There are a number of factors that can contribute to sensitive skin, both genetic and external. Kris Campbell, CEO and founder of Hale & Hush, shares a more in-depth look at what might be causing sensitive skin in clients today:
- HORMONES: Changing hormone levels during the menstrual cycle and menopause have been suggested among the stimuli triggering sensitive skin. Also, a lack of hormones or too many can cause issues that affect skin like endometriosis or polycystic ovary syndrome.
- SKIN ALLERGIES: Skin allergies can be chronic or temporary, random or seasonal, and internally or externally caused. Common irritants include cosmetic and personal care ingredients (both natural and artificial), medication, animals, the environment (dust, greenery), foods, and mold.
- STRESS: Stress causes many conditions to show up on the skin and even triggers flare-ups of others on the skin, including acne, rashes, rosacea, premature aging, shingles, eczema, herpes, and psoriasis.
- AGING: Aging can cause dryness, fragility, vascular issues (bruising varicose veins), wrinkles, poor or slow healing, and discoloration.
- COSMETIC INTOLERANCE SYNDROME: Cosmetic intolerance syndrome is when one suddenly exhibits sensitive skin without a prior history, due to excessively strong ingredients, too frequent washings or harsh cleaning techniques, reactive ingredients when two products are used, and too much exfoliation, causing micro-tears that expose skin to infection.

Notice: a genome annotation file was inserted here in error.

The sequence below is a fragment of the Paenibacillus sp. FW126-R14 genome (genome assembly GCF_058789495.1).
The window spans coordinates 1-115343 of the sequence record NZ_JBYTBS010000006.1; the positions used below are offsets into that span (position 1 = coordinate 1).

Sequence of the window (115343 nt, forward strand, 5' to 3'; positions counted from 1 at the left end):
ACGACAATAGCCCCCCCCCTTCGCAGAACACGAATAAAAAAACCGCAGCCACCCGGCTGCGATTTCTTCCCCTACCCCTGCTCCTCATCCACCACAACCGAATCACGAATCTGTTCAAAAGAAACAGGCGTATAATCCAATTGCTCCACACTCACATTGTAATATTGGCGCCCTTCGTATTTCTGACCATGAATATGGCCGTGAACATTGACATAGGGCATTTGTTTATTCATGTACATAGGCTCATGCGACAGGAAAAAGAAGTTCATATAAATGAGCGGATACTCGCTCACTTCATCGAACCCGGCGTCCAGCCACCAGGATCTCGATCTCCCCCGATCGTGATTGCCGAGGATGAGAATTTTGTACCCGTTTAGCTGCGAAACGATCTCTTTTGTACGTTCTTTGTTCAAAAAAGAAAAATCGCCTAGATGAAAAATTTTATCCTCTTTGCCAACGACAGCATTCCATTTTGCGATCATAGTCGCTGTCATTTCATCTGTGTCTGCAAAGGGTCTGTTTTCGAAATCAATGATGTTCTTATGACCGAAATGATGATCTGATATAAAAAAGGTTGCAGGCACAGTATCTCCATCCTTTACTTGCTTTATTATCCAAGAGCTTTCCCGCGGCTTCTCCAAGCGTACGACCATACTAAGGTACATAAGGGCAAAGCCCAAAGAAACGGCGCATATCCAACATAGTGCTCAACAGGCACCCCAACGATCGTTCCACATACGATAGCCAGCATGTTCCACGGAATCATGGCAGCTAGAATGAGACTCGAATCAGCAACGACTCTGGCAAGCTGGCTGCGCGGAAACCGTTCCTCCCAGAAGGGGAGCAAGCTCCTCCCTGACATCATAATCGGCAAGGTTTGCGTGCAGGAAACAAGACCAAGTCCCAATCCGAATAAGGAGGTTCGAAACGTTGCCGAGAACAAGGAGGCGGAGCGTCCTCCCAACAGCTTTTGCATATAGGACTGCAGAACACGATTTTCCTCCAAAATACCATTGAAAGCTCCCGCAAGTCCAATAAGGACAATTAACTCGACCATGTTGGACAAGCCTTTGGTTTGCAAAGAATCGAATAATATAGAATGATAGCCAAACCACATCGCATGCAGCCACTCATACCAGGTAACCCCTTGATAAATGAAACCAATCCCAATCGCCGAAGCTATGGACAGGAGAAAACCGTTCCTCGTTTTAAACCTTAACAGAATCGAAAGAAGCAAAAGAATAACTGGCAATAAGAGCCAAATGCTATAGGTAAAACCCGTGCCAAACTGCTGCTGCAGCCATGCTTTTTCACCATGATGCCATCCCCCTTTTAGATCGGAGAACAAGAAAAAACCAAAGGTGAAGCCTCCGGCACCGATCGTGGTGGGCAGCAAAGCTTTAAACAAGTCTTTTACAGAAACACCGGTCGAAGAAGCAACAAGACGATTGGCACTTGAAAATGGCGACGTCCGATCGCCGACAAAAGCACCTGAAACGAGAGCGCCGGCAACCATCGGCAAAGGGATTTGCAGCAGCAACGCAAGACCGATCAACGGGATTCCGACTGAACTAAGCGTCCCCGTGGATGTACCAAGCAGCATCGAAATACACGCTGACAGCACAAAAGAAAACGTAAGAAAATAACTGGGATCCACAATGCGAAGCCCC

- ENVIRONMENT: The harmful effects of indoor and outdoor environments (air pollution, UVA/UVB, chemicals, etc.) are extensive, such as dryness, premature aging, skin rashes, eczema, poor or slow healing, acne, and potentially disease.
- LACK OF SLEEP: A minimum of seven to eight hours are needed per night for health and skin benefits. Limited sleep can result in skin issues.
- HEALTH CHALLENGES: People with health challenges can experience various issues caused by disease or the medications and treatments used.
- DIET: What is put into the body can show up on the skin, causing direct reactions and changing how one might react to other topicals. Some common stimulating foods and drinks include caffeine, spicy foods, alcohol, food allergens (soy, gluten, dairy, etc), and highly processed foods.